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Ben Barren - Co Founder of Gnoos

In our ongoing coverage of startups coming out of Australia and interviews with CEOs, Media Personalities, Philanthropists, and VCs, today we showcase a successful venture and an exciting entrepreneur Ben Barren, co-founder of Gnoos - Australia's Largest Blog Search Engine for Consumers and Enterprises.

I recently met Ben through our common friend Duncan Riley. I was highly impressed by his breadth of knowledge and enthusiasm. I followed up with him to do an email-based interview with me to explore his thoughts on the progress of his various ventures and new emerging trends. This is what he has to say:

• What is the name of your company, the people involved, and can you provide some background on the venture?
Red Lion Ventures Pty Ltd owns Feedcorp Pty Ltd and Gnoos Pty Ltd. Red Lion Ventures was co-founded by Michael Leone and Ben Barren. The business has doubled revenue in the last 3 quarters so we’re hitting a real growth spurt.

In early 2005 Michael and I believed there was a great opportunity around enterprise RSS; This is when companies such as Feedburner, Newsgator and Technorati were flourishing and sites using RSS like MyYahoo, Flickr, and Delicious started to thrive. We wanted to localise this opportunity.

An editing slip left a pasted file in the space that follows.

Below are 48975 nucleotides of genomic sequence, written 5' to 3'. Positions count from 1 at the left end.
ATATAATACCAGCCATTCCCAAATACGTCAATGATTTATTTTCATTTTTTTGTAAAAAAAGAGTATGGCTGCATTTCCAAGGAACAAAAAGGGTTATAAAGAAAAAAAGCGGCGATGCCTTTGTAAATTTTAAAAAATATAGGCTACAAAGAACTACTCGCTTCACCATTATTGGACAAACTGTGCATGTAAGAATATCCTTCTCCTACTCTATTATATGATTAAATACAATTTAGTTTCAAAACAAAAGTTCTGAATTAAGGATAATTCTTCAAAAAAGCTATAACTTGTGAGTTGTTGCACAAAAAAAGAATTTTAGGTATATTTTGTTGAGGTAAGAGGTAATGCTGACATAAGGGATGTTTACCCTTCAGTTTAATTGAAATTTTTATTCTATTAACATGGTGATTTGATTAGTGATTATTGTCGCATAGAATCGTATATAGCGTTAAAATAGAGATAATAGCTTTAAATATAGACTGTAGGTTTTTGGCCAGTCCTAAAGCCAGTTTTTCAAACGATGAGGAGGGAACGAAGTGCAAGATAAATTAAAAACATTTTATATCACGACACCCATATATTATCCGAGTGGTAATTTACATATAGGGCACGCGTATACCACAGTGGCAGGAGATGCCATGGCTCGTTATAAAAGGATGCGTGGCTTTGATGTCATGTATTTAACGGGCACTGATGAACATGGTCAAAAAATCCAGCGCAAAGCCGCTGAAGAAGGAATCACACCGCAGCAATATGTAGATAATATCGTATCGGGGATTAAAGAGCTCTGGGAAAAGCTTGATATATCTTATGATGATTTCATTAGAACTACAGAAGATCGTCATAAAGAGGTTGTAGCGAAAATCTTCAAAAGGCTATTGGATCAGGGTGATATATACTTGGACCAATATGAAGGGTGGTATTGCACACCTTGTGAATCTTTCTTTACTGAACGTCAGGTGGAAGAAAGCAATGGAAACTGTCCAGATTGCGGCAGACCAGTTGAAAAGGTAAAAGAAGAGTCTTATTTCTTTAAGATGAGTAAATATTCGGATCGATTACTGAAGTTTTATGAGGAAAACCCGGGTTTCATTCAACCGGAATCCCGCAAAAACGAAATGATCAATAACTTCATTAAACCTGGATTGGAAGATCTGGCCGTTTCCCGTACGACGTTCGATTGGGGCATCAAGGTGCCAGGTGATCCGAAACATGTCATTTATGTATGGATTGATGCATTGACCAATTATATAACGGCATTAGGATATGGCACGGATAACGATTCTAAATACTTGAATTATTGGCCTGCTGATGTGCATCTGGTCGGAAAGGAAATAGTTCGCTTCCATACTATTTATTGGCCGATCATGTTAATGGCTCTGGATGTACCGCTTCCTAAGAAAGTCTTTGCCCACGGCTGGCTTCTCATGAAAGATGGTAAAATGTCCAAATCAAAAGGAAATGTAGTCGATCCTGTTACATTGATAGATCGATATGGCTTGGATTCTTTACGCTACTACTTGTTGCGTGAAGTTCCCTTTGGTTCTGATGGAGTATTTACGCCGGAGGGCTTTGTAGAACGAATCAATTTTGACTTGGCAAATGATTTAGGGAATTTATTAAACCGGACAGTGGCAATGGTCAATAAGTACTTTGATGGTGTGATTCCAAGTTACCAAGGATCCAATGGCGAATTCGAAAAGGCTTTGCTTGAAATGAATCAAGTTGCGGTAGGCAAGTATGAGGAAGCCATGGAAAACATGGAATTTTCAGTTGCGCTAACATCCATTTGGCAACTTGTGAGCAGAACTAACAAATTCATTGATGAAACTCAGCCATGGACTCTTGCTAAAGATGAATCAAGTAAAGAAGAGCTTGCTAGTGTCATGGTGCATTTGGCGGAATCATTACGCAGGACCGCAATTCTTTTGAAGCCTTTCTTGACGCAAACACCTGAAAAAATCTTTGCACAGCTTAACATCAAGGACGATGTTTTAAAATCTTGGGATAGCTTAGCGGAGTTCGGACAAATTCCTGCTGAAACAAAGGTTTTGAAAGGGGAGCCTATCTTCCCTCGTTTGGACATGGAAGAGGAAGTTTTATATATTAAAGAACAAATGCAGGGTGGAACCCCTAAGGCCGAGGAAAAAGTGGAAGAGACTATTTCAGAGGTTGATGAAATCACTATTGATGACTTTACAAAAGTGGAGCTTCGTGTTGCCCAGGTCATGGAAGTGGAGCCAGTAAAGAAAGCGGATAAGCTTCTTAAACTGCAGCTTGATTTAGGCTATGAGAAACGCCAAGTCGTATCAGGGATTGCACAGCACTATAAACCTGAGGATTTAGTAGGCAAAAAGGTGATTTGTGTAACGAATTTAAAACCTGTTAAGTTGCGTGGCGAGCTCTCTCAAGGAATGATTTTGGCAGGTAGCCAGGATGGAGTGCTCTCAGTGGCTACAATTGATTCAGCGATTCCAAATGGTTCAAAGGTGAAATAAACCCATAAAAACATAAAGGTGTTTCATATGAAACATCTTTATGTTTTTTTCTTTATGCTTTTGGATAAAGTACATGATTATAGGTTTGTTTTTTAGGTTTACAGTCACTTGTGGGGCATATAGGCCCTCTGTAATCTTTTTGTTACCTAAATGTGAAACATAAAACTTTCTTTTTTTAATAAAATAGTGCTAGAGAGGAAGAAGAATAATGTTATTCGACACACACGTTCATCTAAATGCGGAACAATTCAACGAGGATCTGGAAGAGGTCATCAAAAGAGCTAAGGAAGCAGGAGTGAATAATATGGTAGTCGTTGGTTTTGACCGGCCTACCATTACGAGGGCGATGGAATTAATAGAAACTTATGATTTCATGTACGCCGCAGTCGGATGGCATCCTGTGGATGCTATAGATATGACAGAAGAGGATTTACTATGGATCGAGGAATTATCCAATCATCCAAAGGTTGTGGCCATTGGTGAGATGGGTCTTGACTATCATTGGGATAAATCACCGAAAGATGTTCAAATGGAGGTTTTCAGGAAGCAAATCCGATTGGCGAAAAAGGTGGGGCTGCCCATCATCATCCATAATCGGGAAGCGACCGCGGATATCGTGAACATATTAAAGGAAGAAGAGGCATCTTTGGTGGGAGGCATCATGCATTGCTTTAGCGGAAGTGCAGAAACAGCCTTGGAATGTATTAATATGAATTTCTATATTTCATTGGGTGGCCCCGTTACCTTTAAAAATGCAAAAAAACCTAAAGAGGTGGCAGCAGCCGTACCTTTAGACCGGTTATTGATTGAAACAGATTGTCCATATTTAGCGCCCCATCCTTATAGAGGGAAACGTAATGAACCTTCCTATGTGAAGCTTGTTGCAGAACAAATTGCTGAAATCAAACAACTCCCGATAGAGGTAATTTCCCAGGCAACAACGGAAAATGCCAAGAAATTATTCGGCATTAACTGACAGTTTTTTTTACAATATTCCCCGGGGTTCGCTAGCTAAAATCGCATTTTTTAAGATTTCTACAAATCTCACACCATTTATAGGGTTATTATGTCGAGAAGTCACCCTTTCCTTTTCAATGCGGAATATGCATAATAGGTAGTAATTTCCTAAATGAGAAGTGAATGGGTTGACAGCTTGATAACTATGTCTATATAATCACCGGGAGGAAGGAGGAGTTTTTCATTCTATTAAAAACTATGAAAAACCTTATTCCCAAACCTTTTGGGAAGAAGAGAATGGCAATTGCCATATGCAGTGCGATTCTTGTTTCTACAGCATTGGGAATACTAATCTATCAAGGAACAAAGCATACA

Feedcorp deals with our enterprise customers in the community arena. Gnoos relates to our Aussie blog search engine in the consumer space, whose business model is a mirrored deployment of the index running intelligence and syndication offerings for our clients who want to track when their brands and topics of interest are mentioned on Aussie blogs and Twitter feeds.

In November 2007 the business also brought in Peter Burley as Shareholder + CEO of Feedcorp as an experienced media, online and management professional. Pete has previously worked setting up Fairfax Digital, ninemsn, and Vividas.

Our full-time headcount has grown from 4 employees to 9 with the majority of those (6 FTE) being in engineering, as well as hiring an experienced CEO Peter Burley.

• Please tell us about your venture/company?
Gnoos has the largest index of Australian blogs and media RSS feeds – currently indexing 150k feeds: Which it then uses the power of the Gnoos blog search engine to provide Australian blog-only results; The unique business model is that blue-chip Australian companies pay to access the blog and social network intelligence from the data, which includes when their company and product names were mentioned.